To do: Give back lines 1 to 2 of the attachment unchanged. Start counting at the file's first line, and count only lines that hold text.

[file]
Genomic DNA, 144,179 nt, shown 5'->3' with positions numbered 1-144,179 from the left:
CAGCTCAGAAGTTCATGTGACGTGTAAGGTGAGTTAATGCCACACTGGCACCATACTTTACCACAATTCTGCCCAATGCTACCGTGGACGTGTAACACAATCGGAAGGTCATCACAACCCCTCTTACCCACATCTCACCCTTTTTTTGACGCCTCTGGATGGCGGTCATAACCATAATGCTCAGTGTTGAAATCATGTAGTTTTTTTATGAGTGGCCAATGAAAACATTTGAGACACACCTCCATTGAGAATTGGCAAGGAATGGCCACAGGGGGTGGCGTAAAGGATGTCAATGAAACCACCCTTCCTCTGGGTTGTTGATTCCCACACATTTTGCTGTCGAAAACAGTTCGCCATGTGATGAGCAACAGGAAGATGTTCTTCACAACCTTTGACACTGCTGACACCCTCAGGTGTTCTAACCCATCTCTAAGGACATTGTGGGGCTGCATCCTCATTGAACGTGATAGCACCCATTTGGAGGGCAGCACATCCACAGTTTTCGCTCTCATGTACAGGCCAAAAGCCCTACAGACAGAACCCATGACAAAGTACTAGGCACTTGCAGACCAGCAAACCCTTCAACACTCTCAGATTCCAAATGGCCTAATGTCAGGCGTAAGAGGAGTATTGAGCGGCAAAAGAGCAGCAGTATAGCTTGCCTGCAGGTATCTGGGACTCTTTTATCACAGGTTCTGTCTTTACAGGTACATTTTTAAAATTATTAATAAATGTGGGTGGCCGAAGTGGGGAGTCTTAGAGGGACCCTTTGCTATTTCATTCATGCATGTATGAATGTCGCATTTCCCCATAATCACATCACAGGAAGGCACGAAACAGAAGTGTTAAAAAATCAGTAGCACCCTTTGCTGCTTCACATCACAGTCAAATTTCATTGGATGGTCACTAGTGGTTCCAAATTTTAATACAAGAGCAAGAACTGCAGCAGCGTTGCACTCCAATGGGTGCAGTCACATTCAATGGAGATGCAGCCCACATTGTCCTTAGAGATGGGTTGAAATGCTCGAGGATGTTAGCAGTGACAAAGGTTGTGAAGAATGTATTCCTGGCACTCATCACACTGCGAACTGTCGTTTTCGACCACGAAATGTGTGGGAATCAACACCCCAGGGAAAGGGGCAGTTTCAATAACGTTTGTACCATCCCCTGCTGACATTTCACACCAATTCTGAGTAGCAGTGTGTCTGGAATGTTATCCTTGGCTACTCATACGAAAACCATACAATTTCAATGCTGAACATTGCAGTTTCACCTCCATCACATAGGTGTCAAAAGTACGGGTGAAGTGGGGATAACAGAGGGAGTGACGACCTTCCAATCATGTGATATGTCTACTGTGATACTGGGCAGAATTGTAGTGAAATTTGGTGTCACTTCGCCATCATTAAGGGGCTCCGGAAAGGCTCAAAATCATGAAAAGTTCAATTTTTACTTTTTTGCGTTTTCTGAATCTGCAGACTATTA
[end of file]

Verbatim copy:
Genomic DNA, 144,179 nt, shown 5'->3' with positions numbered 1-144,179 from the left:
CAGCTCAGAAGTTCATGTGACGTGTAAGGTGAGTTAATGCCACACTGGCACCATACTTTACCACAATTCTGCCCAATGCTACCGTGGACGTGTAACACAATCGGAAGGTCATCACAACCCCTCTTACCCACATCTCACCCTTTTTTTGACGCCTCTGGATGGCGGTCATAACCATAATGCTCAGTGTTGAAATCATGTAGTTTTTTTATGAGTGGCCAATGAAAACATTTGAGACACACCTCCATTGAGAATTGGCAAGGAATGGCCACAGGGGGTGGCGTAAAGGATGTCAATGAAACCACCCTTCCTCTGGGTTGTTGATTCCCACACATTTTGCTGTCGAAAACAGTTCGCCATGTGATGAGCAACAGGAAGATGTTCTTCACAACCTTTGACACTGCTGACACCCTCAGGTGTTCTAACCCATCTCTAAGGACATTGTGGGGCTGCATCCTCATTGAACGTGATAGCACCCATTTGGAGGGCAGCACATCCACAGTTTTCGCTCTCATGTACAGGCCAAAAGCCCTACAGACAGAACCCATGACAAAGTACTAGGCACTTGCAGACCAGCAAACCCTTCAACACTCTCAGATTCCAAATGGCCTAATGTCAGGCGTAAGAGGAGTATTGAGCGGCAAAAGAGCAGCAGTATAGCTTGCCTGCAGGTATCTGGGACTCTTTTATCACAGGTTCTGTCTTTACAGGTACATTTTTAAAATTATTAATAAATGTGGGTGGCCGAAGTGGGGAGTCTTAGAGGGACCCTTTGCTATTTCATTCATGCATGTATGAATGTCGCATTTCCCCATAATCACATCACAGGAAGGCACGAAACAGAAGTGTTAAAAAATCAGTAGCACCCTTTGCTGCTTCACATCACAGTCAAATTTCATTGGATGGTCACTAGTGGTTCCAAATTTTAATACAAGAGCAAGAACTGCAGCAGCGTTGCACTCCAATGGGTGCAGTCACATTCAATGGAGATGCAGCCCACATTGTCCTTAGAGATGGGTTGAAATGCTCGAGGATGTTAGCAGTGACAAAGGTTGTGAAGAATGTATTCCTGGCACTCATCACACTGCGAACTGTCGTTTTCGACCACGAAATGTGTGGGAATCAACACCCCAGGGAAAGGGGCAGTTTCAATAACGTTTGTACCATCCCCTGCTGACATTTCACACCAATTCTGAGTAGCAGTGTGTCTGGAATGTTATCCTTGGCTACTCATACGAAAACCATACAATTTCAATGCTGAACATTGCAGTTTCACCTCCATCACATAGGTGTCAAAAGTACGGGTGAAGTGGGGATAACAGAGGGAGTGACGACCTTCCAATCATGTGATATGTCTACTGTGATACTGGGCAGAATTGTAGTGAAATTTGGTGTCACTTCGCCATCATTAAGGGGCTCCGGAAAGGCTCAAAATCATGAAAAGTTCAATTTTTACTTTTTTGCGTTTTCTGAATCTGCAGACTATTA